The Department of Education has given its assurance that all 2008 National Senior Certificate (NSC) candidates will have their results before schools reopen in mid-January.
The results for the 2008 examinations were released on December 30 2008, but 56 810 candidates were not issued their results on time.
Education Department spokesperson Lunga Ngqengelele told the Teacher on Tuesday that a task team would be reviewing the examinations — the first in which pupils wrote a national grade 12 exam based on the outcomes-based education (OBE) curriculum.
The OBE curriculum was introduced in 1997 in an attempt to make education more relevant by allowing learners to gain the required skills of a particular subject through practical application.
“It appears that the delay was caused by the failure of some schools to submit the continuous assessment grades for some subjects on time,” Ngqengelele told the Teacher.
As part of the OBE curriculum, pupils are evaluated throughout the year and this mark is then combined with their final NSC examination results.
“We are working around the clock to rectify the situation, and at last count there were only 12 000 learners still awaiting their full results.”
The department dismissed speculation in the media that attributed the delay to widespread irregularities during the examination process.
There were suggestions in the Cape Argus that more than 700 cases of alleged cheating were being looked into.
There are also concerns that the late results could effect the pass rate of 62,5%, compared with 65% achieved in 2007.
“Of course there is the possibility that the pass rate will be affected by the outstanding results, but what you must remember is that this exam was a first,” Ngqengelele explained.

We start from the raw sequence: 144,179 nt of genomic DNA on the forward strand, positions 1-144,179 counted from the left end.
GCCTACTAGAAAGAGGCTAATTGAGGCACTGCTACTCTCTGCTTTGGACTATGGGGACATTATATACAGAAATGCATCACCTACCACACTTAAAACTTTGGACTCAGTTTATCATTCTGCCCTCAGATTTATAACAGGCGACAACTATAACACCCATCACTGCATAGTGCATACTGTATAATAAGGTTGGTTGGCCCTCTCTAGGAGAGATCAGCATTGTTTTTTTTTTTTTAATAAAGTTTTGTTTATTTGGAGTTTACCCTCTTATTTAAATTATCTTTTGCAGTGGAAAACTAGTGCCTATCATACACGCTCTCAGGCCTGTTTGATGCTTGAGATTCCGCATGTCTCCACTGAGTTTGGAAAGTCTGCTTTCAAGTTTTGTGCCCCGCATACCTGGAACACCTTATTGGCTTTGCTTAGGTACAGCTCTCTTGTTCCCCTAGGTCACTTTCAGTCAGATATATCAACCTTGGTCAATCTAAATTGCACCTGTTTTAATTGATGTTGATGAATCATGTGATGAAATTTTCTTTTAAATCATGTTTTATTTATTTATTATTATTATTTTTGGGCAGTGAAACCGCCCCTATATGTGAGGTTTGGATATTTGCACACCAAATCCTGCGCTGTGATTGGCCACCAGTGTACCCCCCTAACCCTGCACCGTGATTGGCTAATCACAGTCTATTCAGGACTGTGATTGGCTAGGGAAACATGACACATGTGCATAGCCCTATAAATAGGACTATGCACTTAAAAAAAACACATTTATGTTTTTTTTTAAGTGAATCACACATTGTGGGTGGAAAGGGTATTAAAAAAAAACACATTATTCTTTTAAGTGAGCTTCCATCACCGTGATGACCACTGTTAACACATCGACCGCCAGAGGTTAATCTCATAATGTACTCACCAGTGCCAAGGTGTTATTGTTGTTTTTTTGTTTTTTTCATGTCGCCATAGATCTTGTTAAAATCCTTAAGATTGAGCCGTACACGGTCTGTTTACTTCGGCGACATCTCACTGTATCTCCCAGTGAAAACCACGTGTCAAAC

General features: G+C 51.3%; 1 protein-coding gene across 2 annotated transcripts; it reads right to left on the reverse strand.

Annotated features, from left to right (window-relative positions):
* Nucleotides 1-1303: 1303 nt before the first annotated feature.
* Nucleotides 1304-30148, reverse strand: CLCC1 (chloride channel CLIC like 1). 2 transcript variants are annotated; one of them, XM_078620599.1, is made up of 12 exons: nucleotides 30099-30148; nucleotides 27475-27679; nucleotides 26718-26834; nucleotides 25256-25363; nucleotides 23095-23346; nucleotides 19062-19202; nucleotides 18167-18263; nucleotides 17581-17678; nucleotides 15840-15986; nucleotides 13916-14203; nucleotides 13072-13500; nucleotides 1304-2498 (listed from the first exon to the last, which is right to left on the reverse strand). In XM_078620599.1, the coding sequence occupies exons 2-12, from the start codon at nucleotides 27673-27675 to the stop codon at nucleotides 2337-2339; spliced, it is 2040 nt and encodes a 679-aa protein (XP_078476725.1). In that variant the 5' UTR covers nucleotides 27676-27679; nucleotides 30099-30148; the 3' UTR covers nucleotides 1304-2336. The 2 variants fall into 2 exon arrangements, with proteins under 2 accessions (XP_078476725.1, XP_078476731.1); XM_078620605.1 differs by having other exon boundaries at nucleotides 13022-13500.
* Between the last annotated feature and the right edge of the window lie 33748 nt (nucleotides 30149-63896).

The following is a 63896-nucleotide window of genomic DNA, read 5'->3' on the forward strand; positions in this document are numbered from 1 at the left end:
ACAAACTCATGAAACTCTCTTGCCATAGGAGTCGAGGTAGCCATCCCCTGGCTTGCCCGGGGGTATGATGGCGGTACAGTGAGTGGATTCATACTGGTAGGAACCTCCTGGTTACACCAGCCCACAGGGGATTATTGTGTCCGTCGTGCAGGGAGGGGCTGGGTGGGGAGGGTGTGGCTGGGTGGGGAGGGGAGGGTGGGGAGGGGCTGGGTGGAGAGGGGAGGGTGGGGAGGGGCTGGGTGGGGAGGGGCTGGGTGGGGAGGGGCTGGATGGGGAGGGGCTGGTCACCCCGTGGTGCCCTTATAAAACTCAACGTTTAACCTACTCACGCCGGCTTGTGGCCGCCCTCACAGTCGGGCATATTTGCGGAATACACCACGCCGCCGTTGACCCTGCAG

“This is the first year learners are writing a truly national examination and it is also the largest examination in terms of candidate numbers [with 589 912 candidates], so it would not really be appropriate to compare it to previous years.”
However, the South African Democratic Teachers’ Union said on Tuesday it was concerned with the issue of outstanding results, and blames the department’s chain of command.
“It’s irresponsible to blame individual schools for the delay in issuing results,” says union spokesperson John Lewis.
“We feel the problem lies with the chain of command within the department. If the departmental structures above school level, at provincial or district level, for example, are not always functioning at the optimum level, can we really expect schools to pick up the slack?”
Ngqengelele did confirm that the department is looking at ways of improving the reporting process for the 2009 exams and that the minister is considering releasing the results in January, in an attempt to ensure that all candidates get their marks at the same time.